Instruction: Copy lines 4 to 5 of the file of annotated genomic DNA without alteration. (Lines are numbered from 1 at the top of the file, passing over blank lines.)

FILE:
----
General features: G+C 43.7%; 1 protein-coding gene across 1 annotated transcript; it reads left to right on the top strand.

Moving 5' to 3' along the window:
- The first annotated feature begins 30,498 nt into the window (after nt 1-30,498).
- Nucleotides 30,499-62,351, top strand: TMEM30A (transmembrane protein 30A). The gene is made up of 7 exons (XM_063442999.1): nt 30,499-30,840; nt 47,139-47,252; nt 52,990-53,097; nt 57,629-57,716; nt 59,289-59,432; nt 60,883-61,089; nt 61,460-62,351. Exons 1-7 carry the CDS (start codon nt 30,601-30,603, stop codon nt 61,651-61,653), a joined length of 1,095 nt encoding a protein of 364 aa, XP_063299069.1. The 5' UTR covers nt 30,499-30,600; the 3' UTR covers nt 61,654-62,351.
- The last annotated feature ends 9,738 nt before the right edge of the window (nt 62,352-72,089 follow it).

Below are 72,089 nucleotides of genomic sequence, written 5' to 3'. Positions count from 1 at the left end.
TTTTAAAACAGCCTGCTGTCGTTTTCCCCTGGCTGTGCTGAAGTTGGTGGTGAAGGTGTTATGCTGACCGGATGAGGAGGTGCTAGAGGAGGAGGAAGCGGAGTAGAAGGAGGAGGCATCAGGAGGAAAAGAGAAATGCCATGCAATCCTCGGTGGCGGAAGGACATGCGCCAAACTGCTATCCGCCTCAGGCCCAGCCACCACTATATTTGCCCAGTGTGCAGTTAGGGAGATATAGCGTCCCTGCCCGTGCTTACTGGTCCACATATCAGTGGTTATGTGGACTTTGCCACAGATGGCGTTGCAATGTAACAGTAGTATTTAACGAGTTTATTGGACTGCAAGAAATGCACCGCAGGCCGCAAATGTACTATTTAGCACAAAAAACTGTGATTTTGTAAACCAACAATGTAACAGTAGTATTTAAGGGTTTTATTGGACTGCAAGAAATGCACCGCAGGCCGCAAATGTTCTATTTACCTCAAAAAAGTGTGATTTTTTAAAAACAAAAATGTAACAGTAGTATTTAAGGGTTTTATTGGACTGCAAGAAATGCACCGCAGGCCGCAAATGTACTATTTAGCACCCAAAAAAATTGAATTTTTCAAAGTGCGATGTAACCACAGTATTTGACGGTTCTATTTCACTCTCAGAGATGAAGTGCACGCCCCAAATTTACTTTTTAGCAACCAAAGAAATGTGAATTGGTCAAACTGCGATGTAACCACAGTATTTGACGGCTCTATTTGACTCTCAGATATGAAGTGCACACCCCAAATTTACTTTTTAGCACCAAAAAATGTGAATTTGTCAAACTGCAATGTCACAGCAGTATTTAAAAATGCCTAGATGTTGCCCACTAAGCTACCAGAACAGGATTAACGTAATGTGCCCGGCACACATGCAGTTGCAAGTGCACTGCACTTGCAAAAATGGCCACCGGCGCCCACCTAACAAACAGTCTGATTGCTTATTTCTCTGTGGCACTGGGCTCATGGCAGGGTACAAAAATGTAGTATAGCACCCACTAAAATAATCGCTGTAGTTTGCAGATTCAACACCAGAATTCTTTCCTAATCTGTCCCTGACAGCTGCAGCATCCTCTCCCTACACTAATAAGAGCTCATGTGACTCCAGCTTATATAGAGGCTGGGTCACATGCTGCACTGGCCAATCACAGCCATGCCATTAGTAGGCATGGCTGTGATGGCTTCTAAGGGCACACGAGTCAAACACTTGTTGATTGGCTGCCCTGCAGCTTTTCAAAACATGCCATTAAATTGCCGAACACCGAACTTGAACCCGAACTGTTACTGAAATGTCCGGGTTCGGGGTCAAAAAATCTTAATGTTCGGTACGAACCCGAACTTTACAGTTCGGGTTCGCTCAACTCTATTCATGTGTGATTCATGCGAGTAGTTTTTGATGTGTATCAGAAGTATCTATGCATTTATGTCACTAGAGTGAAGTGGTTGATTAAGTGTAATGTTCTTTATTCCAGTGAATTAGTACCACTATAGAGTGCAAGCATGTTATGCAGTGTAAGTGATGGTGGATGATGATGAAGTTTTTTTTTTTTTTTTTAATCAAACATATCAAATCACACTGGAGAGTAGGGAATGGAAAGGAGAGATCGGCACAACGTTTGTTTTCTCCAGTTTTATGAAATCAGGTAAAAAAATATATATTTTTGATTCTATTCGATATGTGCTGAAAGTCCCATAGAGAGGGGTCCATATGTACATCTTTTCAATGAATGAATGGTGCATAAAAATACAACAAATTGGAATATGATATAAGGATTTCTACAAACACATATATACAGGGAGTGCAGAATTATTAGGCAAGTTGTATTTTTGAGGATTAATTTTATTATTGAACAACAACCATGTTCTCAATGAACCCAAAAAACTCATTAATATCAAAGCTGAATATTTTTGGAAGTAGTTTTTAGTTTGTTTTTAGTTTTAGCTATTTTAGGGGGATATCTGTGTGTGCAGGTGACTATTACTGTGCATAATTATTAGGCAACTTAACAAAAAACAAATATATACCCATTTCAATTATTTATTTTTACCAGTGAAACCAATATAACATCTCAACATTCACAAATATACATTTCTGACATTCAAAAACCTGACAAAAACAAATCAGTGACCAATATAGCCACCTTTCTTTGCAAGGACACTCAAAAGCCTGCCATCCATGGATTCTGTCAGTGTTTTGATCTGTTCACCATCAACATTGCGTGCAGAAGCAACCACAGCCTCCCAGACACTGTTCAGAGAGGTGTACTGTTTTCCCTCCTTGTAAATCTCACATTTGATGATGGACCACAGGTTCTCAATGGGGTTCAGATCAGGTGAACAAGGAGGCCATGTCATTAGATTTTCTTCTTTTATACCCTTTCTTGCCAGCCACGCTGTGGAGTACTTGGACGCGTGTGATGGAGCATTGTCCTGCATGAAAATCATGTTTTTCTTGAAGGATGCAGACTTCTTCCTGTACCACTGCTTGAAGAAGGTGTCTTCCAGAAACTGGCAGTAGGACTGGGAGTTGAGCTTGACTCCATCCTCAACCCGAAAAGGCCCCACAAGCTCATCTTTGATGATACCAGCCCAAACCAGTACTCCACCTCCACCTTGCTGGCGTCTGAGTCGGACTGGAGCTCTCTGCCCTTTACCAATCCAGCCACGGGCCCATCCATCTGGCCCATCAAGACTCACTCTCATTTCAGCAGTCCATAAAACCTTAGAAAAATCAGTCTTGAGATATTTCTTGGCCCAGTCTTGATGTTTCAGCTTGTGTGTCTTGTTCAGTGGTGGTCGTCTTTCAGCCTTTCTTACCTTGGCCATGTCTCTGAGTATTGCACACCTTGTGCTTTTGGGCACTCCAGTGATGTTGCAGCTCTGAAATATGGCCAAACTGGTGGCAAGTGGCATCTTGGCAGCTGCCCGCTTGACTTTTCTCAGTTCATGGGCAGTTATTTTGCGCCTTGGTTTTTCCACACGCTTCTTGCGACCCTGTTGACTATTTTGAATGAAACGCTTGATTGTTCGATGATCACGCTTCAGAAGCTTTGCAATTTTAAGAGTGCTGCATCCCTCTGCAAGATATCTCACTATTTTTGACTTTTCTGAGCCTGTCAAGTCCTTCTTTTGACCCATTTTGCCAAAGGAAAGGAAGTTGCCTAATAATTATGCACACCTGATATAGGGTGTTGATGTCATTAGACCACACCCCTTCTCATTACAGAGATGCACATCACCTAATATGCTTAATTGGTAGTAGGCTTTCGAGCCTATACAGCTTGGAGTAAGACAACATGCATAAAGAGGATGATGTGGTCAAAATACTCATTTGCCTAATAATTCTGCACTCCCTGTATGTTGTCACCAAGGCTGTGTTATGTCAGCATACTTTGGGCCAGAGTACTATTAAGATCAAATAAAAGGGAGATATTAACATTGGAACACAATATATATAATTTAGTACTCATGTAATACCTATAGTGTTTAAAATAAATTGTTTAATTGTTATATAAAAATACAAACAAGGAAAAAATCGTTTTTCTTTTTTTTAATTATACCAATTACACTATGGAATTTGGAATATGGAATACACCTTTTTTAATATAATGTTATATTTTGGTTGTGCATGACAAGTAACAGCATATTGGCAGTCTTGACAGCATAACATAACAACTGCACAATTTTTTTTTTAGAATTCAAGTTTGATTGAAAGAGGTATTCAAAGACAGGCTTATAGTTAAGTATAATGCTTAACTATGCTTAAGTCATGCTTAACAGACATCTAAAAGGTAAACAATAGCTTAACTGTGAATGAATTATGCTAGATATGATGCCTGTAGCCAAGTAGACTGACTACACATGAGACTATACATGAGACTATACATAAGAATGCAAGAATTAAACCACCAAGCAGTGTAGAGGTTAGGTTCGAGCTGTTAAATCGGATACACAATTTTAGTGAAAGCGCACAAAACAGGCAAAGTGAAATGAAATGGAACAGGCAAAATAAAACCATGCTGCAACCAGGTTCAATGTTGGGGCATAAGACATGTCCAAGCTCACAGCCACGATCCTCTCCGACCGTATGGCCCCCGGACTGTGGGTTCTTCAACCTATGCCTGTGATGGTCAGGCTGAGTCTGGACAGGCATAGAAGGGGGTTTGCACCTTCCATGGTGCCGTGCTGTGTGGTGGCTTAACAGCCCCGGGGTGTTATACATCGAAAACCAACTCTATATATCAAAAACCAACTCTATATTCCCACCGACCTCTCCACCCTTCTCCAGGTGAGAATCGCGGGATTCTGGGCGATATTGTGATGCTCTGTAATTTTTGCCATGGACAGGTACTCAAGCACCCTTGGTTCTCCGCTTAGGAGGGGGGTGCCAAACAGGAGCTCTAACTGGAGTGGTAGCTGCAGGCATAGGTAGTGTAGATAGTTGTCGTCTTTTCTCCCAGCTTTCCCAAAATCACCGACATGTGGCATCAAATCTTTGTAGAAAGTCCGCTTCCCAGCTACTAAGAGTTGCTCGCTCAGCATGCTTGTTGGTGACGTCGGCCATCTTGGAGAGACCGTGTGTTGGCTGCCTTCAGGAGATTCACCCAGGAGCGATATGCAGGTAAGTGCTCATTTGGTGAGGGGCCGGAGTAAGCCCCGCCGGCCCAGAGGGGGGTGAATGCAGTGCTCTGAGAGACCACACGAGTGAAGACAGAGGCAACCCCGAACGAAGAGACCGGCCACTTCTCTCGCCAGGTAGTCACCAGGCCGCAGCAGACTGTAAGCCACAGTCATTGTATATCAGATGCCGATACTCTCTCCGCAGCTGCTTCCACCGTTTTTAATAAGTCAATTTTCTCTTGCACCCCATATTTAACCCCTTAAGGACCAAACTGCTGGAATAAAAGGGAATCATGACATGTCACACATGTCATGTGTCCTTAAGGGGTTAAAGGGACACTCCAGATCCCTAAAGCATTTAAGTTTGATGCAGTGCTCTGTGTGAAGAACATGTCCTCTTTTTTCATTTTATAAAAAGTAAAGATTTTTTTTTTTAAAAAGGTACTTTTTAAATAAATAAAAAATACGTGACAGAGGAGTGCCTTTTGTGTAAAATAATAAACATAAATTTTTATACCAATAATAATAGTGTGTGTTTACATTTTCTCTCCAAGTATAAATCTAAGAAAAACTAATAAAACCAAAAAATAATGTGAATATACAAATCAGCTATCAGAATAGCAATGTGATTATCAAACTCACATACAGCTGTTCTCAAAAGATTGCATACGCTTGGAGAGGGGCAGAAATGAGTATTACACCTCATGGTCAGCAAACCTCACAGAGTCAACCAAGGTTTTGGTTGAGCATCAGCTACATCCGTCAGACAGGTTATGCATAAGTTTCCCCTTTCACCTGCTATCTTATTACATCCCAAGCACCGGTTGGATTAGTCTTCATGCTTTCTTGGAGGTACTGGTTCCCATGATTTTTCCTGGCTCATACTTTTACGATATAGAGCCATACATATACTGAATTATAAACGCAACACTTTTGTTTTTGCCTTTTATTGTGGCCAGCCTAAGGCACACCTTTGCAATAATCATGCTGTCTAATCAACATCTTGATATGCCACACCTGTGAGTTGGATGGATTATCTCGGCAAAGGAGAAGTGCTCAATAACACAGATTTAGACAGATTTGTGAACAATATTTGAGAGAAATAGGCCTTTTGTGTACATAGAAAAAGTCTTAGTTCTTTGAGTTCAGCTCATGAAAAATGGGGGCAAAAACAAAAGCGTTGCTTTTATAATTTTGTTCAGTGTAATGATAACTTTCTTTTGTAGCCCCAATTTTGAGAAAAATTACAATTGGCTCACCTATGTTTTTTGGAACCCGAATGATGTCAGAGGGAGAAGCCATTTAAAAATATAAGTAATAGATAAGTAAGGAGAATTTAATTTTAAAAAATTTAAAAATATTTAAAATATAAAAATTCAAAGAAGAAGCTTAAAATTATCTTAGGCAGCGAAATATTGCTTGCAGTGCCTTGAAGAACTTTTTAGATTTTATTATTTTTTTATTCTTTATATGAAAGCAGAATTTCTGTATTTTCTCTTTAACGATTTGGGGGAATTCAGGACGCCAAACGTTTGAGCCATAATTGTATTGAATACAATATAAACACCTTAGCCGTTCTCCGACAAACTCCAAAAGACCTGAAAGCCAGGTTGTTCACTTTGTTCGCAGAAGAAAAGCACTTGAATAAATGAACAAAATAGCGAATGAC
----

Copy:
- Nucleotides 30,499-62,351, top strand: TMEM30A (transmembrane protein 30A). The gene is made up of 7 exons (XM_063442999.1): nt 30,499-30,840; nt 47,139-47,252; nt 52,990-53,097; nt 57,629-57,716; nt 59,289-59,432; nt 60,883-61,089; nt 61,460-62,351. Exons 1-7 carry the CDS (start codon nt 30,601-30,603, stop codon nt 61,651-61,653), a joined length of 1,095 nt encoding a protein of 364 aa, XP_063299069.1. The 5' UTR covers nt 30,499-30,600; the 3' UTR covers nt 61,654-62,351.
- The last annotated feature ends 9,738 nt before the right edge of the window (nt 62,352-72,089 follow it).